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APD 950429
May 1, 1995

APD 950429

May 1, 1995

This appeal arises under the Texas Workers' Compensation Act, TEX. LAB. CODE ANN. § 401.001 et seq. (1989 Act). On February 6, 1995, a contested case hearing was held in (city), Texas, with (hearing officer) presiding as hearing officer. With respect to the issues before him, the hearing officer determined that appellant (claimant) has not reached maximum medical improvement (MMI) and an impairment rating (IR) is, therefore, premature. In addition, the hearing officer determined that claimant had disability as a result of his (date of injury), compensable left knee injury from (date of injury) to (date); however, he further determined that claimant did not have disability from July 20, 1994, through the date of the hearing, February 6, 1995. Claimant's appeal essentially challenges the sufficiency of the evidence in support of the hearing officer's determination that he did not have disability after (date). Respondent (carrier) urges affirmance, arguing that the hearing officer's decision is supported by sufficient evidence.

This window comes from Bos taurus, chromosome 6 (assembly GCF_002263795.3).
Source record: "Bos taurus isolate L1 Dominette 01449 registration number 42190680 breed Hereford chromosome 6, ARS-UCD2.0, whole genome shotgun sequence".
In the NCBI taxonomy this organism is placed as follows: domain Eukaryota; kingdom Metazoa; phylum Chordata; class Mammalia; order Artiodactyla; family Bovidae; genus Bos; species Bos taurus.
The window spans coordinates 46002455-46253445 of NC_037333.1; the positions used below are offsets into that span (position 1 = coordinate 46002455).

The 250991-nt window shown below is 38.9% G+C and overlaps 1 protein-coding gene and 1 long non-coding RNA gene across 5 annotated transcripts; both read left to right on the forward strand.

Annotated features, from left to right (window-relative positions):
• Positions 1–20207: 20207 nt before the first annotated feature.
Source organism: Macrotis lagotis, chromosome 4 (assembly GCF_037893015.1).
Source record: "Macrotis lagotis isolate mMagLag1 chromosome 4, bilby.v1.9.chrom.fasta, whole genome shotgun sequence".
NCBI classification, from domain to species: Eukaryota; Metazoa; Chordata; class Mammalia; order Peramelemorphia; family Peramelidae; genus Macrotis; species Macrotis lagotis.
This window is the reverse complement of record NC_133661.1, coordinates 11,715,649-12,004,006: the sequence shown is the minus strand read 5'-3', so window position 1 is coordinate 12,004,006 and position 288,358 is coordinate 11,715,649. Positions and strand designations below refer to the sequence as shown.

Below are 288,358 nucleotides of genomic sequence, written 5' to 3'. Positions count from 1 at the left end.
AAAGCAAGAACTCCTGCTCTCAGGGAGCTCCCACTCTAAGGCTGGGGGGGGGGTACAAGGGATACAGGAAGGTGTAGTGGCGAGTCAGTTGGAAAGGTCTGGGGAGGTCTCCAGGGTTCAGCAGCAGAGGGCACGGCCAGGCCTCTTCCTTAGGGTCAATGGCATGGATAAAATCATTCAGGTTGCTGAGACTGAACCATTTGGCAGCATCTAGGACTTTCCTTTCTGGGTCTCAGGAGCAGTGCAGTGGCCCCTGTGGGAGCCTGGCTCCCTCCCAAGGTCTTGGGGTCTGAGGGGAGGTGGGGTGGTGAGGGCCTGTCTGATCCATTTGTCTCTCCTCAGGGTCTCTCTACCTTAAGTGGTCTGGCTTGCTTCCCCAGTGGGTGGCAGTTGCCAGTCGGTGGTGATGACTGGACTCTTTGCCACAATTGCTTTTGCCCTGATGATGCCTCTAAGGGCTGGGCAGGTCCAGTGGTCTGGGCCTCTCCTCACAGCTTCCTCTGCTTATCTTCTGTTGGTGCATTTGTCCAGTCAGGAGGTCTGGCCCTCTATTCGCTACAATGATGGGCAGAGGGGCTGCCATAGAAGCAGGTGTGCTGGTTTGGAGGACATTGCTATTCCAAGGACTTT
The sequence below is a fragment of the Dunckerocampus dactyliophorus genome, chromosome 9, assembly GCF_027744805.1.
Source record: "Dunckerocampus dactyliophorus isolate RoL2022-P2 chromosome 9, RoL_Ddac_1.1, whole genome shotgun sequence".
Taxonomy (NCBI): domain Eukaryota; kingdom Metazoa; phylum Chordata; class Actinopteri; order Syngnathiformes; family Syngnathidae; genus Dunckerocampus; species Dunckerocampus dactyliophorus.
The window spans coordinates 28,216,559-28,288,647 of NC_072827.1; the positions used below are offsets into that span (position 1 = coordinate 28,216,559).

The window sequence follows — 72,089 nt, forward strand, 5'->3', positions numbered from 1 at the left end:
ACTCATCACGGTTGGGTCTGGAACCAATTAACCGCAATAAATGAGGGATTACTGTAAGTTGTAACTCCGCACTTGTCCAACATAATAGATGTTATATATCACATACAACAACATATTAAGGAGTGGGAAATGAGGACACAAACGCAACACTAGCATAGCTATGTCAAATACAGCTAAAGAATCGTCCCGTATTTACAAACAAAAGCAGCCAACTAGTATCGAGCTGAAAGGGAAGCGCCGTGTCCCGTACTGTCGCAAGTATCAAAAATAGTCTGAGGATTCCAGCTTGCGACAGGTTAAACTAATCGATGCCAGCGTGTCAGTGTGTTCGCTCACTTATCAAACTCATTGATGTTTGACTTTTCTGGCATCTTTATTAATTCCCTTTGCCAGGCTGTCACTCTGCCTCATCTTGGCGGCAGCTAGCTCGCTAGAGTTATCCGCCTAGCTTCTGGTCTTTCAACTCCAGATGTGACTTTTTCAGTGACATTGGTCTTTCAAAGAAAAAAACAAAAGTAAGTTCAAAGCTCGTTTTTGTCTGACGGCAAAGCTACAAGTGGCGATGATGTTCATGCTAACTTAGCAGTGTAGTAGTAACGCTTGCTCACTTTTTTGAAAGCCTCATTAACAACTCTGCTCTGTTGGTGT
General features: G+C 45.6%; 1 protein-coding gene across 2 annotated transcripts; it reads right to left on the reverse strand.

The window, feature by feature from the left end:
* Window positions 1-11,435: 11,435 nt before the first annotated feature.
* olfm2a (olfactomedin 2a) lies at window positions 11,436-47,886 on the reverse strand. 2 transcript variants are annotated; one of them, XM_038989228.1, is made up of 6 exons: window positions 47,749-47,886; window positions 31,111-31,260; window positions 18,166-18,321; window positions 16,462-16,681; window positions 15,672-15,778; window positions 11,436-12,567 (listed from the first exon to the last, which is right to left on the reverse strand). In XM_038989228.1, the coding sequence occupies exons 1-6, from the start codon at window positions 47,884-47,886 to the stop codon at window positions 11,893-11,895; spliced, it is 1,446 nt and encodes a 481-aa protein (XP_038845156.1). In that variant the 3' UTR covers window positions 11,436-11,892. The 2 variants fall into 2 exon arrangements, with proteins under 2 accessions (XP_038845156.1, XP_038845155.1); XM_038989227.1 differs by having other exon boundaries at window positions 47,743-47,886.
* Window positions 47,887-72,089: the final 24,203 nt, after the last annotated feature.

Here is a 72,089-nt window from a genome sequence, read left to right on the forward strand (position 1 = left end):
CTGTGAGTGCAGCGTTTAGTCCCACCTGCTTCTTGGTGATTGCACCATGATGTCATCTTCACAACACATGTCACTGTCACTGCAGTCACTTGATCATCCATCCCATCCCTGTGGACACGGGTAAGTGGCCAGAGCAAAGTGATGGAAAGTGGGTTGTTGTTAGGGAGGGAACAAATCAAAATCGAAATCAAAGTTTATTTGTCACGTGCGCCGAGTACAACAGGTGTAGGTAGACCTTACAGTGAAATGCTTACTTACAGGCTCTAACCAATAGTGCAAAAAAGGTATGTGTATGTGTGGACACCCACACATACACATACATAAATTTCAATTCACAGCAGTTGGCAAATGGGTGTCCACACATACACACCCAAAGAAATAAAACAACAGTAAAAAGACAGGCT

We reverse and remand.

It is undisputed that claimant sustained a compensable injury on (date of injury), when in the course and scope of his employment as a diesel mechanic for (employer), he slipped and fell twisting his left knee. Claimant testified that about a week after the injury, he began treating with (Dr. P). On July 12, 1994, Dr. P certified that claimant reached MMI on that date with an IR of zero. In the narrative report accompanying his Report of Medical Evaluation (TWCC-69), Dr. P stated: